How Personality Disorders are Treated
A personality disorder carves a blunt, often impenetrable path through a person’s perceptions towards self and others. Someone living with a personality disorder develops the condition at an early age when thinking patterns and behaviors start to take root. For this reason, it can be difficult to treat a personality disorder with most people undergoing treatment on a long-term basis.
As no real boundaries separate one disorder from another, it’s not uncommon for someone to experience various symptoms from different types of disorders. As such, treatment requires an individualized approach that takes a person’s specific circumstances and symptoms under consideration. In most all cases, psychotherapy and/or medication treatment approaches are used to help people who suffer from personality disorders.
People affected by personality disorders have difficulty relating to people and everyday situations, according to the Mayo Clinic health site. These difficulties stem from unhealthy thinking patterns and behaviors that differ from societal or cultural norms. As a result, someone suffering from a personality disorder typically experiences problems in relationships, at work or school and in everyday social encounters.
Since these conditions develop at an early age, most people don’t see their perceptions or behaviors as abnormal, but rather blame others for the challenges they face. Not surprisingly, certain risk factors do make some people more susceptible to developing a personality disorder. Some these risk factors include:
- Childhood neglect
- Limited socioeconomic means
- An unstable upbringing or dysfunctional family life
- Traumatic divorce between parents during childhood
- Sexual abuse in childhood
- Physical abuse in childhood
- Verbal abuse in childhood
- Family history of mental illness
- Death of a parent during childhood
As children and teens have yet to go through developmental growth stages, personality disorders are typically not diagnosed until a person reaches adulthood.
Individual Treatment Needs
With so many possible causative factors at work, treating a personality disorder requires an individualized treatment approach. This entails a thorough assessment/evaluation process designed to identify any medical, psychological or social issues affecting a person’s condition.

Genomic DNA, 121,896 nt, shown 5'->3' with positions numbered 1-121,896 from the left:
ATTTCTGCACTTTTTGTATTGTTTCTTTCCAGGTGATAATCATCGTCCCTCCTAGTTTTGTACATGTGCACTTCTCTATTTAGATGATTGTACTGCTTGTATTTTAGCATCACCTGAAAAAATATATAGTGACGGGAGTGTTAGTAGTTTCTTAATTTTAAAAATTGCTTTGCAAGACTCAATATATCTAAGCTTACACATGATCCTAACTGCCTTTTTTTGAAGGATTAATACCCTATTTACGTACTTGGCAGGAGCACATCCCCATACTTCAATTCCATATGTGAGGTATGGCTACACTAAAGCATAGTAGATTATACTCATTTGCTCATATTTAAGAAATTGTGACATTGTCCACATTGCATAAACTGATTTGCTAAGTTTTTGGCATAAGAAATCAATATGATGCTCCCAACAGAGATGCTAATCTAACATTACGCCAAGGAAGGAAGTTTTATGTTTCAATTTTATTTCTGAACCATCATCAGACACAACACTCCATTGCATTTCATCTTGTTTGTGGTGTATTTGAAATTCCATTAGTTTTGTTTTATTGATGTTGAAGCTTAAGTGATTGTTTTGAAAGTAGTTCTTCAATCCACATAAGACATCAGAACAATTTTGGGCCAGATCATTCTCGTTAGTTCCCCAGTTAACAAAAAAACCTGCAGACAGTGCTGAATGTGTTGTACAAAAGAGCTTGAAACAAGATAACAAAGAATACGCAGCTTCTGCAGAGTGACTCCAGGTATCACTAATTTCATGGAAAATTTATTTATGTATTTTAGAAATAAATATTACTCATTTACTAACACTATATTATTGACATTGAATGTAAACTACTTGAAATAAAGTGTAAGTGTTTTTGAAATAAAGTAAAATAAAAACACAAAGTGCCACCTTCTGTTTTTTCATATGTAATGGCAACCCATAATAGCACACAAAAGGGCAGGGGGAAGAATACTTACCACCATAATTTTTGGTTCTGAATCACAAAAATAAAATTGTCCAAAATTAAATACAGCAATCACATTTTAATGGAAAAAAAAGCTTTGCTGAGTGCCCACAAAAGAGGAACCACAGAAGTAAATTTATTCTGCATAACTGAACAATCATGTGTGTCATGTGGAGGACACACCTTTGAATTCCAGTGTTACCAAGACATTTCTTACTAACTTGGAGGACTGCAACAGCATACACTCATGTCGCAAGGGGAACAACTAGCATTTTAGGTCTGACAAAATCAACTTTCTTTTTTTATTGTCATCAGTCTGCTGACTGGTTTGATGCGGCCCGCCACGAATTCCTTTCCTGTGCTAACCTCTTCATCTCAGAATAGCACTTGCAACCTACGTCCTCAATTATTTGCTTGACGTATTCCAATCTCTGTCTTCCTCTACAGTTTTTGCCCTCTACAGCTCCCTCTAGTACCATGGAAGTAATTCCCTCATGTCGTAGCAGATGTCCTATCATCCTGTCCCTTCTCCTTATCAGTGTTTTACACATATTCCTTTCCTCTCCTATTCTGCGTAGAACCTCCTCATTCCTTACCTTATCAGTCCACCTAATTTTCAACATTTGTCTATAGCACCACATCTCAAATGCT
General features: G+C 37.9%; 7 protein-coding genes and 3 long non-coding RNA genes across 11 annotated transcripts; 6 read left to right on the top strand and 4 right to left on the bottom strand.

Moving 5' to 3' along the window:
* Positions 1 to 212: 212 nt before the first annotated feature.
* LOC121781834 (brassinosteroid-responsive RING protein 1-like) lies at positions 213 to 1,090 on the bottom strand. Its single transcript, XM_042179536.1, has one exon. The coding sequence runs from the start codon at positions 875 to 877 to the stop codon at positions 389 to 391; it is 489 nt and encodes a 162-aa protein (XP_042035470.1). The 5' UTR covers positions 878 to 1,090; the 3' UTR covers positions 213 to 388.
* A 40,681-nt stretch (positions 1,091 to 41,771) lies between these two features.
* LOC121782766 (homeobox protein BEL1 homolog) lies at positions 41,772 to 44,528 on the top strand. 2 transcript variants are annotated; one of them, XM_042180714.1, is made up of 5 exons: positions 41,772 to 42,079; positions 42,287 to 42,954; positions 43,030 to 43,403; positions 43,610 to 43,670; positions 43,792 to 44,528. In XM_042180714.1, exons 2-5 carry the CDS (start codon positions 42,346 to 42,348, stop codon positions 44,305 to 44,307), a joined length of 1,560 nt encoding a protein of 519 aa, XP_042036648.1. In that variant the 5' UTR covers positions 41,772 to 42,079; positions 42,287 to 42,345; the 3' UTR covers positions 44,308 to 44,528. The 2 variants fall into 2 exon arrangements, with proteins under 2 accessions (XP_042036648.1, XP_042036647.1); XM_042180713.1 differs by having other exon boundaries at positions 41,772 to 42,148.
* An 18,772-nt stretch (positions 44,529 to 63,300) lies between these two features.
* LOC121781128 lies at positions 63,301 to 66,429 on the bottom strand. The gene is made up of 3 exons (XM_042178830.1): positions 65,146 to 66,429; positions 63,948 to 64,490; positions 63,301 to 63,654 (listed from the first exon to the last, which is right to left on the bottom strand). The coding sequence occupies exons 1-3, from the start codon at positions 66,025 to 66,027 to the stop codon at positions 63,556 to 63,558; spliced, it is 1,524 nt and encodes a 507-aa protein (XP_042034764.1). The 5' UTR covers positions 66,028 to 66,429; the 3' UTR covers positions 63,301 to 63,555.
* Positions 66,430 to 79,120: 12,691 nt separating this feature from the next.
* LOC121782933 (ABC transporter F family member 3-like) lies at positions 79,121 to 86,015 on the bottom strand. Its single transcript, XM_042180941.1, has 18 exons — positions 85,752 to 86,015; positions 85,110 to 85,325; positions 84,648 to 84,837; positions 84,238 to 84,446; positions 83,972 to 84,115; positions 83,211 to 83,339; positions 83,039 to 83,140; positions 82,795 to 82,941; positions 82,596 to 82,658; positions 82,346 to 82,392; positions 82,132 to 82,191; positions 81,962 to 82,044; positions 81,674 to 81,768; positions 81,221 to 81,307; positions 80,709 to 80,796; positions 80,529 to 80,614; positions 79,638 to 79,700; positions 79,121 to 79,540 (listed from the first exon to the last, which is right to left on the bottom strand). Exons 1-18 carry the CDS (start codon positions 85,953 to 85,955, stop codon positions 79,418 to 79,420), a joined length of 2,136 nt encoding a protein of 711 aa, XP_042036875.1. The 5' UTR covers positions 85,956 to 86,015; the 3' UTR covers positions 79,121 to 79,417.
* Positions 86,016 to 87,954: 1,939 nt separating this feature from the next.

Oftentimes, a treatment team will work together to determine the best course of treatment for the individual. A treatment team may consist of a psychiatrist, physician, psychotherapist and social worker.
According to John Hopkins Medicine Health Library, other factors considered when treating personality disorders include:
- The type of disorder
- Severity of symptoms
- A person’s age
- Medical history
- Current health status
- A person’s treatment preference
Types of Treatment
Psychotherapy and medication are the two main approaches used when treating personality disorders. Depending on the severity of the condition, one person may only require psychotherapy or medication treatment, while someone else may best benefit from both treatment approaches. While medications don’t actually cure personality disorders, they do help alleviate some of the symptoms that stem from a condition.
Psychotherapy treatment enables a person to talk about his or her condition and work through the emotional and psychological issues that feed the disorder. A person also learns new ways of perceiving self and interacting with others.
As personality disorders actually become an ingrained part of a person’s sense of self, active participation in the treatment process is absolutely necessary in order to see positive results.